That kind of resonates with my idea of blog as a dashboard, in the center of my personal knowledge management workflow. I no longer check Technorati ranking or page-rank, but comments still make me happy. To me a blog is the most effective filter to separate signals from noise. When I write a blogpost (even while writing just a link-post to point out a good resource or article of my interest), I can wrap that with my personal point of view and context. Or highlight the sections which I found interesting. I blog at 2 more places (here and here), with complete different context and purpose. I use twitter everyday (and sometimes little too much). I am using micro-blogging platform Tumblr as a visual bookmarking tool. And yes, I am in various social networks too. But my blog is the anchoring point of all other streams, stocks and flows.
I have a simpler explanation of this uproar nowadays (blogging is dead!). Blogging now reached mainstream. Celebrities got blogs, online edition of all major newspapers got blogging channels, all major organizations added another tab in their website – ‘blog’. Blogging lost its renegade, rebel status. (BTW – Twitter is a complete different story, it’s more of a group-broadcasting tool than publishing, being mainstream is OK there.) It’s like rise of off Broadway theater, then becoming part of mainstream broadway theater. It’s not ‘cool‘ anymore.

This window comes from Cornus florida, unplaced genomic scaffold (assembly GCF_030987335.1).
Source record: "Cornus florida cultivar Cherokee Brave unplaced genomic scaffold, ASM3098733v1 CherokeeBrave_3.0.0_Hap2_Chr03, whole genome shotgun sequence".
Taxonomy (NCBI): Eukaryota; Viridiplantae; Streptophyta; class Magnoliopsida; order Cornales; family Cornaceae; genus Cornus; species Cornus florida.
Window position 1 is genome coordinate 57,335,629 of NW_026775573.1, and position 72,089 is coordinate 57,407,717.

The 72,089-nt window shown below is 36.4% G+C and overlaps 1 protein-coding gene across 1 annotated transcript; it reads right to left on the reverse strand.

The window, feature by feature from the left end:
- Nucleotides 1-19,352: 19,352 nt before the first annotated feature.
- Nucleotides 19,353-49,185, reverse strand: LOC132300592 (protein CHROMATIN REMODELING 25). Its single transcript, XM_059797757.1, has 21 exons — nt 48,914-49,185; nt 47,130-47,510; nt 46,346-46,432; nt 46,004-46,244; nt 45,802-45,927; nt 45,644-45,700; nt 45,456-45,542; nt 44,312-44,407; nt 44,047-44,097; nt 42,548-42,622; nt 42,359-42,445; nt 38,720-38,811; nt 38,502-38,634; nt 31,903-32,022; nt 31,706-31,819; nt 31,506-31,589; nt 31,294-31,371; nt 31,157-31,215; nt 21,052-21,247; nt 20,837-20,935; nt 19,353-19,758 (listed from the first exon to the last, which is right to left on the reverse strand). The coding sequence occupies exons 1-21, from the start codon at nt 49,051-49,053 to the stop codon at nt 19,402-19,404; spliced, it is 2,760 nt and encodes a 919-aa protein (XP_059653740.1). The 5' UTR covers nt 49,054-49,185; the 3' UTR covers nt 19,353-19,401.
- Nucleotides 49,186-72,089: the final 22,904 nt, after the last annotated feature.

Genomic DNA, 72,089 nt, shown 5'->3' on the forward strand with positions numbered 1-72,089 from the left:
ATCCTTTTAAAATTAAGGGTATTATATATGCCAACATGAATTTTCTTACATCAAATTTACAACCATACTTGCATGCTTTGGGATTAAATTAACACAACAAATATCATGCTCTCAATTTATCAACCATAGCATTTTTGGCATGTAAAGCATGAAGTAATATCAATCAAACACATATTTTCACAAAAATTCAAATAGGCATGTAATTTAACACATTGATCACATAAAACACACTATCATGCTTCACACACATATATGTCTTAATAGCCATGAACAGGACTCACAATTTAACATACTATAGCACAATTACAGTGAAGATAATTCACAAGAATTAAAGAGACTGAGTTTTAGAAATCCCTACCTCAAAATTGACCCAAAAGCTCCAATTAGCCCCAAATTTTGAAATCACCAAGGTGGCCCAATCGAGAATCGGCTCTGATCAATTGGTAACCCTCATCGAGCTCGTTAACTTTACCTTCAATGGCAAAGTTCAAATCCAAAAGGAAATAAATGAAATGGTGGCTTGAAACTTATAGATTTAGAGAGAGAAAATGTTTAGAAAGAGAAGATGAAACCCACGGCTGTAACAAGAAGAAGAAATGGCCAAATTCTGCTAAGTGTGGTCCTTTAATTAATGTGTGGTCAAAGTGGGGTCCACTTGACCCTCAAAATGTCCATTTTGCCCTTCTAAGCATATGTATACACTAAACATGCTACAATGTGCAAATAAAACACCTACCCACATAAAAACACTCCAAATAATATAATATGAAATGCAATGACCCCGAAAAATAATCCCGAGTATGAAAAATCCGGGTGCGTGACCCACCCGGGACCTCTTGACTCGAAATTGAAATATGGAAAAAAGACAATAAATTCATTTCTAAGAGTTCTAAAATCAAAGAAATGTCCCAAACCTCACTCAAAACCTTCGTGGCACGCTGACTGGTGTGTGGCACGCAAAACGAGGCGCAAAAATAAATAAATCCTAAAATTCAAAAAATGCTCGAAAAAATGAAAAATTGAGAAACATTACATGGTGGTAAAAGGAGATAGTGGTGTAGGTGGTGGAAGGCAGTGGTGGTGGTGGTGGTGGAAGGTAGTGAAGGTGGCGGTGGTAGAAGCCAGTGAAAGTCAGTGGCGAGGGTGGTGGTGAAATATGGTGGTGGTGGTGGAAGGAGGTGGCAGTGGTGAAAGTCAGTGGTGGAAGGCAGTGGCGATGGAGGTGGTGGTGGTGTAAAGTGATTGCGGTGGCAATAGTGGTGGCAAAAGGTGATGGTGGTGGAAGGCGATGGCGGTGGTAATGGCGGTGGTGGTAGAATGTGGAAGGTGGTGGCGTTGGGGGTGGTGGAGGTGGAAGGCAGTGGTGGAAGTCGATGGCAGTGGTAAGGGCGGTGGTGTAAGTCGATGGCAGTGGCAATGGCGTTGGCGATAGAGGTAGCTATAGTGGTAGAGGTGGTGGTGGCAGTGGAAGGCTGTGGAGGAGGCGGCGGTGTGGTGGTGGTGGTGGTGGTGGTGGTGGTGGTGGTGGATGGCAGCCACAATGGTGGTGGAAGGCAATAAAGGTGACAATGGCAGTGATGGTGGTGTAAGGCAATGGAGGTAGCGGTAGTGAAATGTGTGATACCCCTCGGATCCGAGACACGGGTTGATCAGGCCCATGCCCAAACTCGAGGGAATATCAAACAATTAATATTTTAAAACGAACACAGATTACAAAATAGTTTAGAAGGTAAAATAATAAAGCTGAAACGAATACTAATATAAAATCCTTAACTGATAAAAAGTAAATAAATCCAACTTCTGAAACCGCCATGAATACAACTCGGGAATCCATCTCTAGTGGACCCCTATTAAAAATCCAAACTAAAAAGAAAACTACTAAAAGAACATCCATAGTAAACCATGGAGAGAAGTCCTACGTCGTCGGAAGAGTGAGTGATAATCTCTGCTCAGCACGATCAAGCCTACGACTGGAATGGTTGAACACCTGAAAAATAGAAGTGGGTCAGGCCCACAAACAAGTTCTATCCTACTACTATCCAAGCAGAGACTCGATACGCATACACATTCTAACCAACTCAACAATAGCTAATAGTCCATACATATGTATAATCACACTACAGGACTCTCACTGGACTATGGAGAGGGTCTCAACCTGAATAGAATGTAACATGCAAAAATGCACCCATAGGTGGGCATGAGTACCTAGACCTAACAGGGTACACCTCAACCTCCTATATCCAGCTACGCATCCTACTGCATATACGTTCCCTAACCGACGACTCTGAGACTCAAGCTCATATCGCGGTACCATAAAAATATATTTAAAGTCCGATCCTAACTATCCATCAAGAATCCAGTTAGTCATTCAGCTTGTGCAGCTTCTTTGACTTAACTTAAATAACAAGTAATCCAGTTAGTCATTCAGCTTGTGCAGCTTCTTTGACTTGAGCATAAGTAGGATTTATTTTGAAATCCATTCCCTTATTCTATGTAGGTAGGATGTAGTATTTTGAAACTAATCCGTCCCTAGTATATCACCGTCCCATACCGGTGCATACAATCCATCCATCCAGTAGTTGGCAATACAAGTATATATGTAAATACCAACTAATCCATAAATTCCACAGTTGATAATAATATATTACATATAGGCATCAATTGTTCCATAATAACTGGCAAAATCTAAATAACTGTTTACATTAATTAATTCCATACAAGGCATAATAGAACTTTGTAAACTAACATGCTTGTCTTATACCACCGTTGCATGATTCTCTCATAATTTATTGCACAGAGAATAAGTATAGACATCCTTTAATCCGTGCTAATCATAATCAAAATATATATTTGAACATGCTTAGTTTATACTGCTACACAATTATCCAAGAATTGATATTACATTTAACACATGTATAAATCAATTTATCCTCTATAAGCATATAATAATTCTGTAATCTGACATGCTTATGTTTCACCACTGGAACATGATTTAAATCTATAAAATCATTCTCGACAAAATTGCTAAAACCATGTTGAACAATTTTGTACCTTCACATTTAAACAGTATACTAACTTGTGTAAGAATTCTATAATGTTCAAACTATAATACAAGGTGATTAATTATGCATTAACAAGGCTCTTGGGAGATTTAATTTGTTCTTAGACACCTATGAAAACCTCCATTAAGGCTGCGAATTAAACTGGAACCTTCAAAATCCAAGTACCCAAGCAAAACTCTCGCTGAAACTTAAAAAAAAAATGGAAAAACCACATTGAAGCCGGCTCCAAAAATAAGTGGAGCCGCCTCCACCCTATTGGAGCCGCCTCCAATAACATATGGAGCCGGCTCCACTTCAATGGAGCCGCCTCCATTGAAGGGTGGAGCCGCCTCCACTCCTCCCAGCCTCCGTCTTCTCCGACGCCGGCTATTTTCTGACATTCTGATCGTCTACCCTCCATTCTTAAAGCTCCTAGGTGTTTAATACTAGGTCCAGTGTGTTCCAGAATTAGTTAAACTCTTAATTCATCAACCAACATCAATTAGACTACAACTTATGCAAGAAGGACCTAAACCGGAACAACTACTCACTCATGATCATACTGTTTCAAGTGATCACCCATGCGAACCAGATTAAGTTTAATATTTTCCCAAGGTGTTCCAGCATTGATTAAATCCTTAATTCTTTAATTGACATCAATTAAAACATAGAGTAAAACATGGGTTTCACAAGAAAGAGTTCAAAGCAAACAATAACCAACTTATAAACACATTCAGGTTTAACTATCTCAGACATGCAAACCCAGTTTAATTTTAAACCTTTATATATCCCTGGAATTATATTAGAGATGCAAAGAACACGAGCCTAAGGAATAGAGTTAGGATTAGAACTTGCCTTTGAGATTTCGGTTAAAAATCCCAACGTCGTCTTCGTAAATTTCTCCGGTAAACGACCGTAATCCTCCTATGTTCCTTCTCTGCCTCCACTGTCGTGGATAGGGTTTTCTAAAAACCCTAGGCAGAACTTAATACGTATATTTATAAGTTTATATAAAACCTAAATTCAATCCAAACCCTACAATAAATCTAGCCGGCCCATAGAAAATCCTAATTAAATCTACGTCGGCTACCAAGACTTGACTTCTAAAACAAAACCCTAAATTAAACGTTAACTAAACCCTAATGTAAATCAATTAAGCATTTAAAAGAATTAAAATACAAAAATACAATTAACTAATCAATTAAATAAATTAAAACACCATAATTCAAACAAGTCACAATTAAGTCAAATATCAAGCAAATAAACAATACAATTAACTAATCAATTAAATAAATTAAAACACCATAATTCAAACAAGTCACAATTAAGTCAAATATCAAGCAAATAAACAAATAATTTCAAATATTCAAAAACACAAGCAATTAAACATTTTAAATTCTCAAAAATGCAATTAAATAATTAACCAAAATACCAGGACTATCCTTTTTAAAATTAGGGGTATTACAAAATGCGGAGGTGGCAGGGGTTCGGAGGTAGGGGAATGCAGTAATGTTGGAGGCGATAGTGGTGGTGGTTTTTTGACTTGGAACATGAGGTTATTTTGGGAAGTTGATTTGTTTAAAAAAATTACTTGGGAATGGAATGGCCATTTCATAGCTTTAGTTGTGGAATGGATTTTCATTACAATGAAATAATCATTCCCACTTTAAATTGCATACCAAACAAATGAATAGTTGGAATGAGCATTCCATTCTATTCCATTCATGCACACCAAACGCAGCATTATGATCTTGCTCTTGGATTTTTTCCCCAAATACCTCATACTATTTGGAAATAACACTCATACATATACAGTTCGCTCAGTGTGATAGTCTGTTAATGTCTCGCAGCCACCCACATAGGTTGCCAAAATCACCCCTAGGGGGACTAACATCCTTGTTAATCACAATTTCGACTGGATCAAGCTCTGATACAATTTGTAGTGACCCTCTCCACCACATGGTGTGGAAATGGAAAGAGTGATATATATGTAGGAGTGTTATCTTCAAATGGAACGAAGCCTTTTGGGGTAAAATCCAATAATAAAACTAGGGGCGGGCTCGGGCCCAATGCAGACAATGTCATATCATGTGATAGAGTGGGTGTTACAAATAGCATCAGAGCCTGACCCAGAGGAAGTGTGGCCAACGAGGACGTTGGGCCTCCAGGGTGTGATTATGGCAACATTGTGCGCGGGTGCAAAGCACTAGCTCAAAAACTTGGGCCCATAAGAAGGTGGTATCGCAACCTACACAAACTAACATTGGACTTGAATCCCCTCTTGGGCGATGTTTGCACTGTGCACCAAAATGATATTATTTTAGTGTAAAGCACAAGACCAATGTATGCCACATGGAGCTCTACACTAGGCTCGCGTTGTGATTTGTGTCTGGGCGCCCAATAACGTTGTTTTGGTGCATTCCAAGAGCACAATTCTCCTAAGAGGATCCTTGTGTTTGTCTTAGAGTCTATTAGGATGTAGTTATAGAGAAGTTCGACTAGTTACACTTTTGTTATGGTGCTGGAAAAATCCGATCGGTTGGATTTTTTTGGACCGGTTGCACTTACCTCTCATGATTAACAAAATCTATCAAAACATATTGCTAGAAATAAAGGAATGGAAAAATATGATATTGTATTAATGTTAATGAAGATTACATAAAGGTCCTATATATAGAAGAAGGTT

Well…I am not a celebrity blogger. To be honest, I blog for myself. And I will keep on blogging.
Related articles by Zemanta
- When blogging less becomes more (trishussey.com)
- On the Future of PR Blogging: Brian Solis vs Steve Rubel (socialmediatoday.com)
- Blogs Aren’t Dead, They’re Just Fragmenting (myventurepad.com)
- Steve Rubel Makes A Break (stoweboyd.com)
Digital marketing agency released a comprehensive Social Media playbook, and you can download it free from Scribd.
Some quotable bytes:
If today consumers can easily avoid commercial messages they deem intrusive, annoying, or irrelevant, then the central way to engage them is to engage with them. Listen to them. Respond to them. Take their ideas seriously. Change in response to their interests
Social media are highly effective in the middle of the purchase funnel, to improve brand or product consideration during the period when consumers are gathering opinions and listening to word of mouth
Here are the contents:
1. Introduction to being a site admin
2. Changing your site defaults
3. Your blog theme options
—3a. Changing what themes are available sitewide
—3b. Changing what themes are available on a per blog basis
4.Editing your site options
—4a. Standard site options
—4b. Premium site option
5. Site admin tools
6. Working with blogs
7. Working with usernames
8. Configuring Supporter (PayPal upgrades)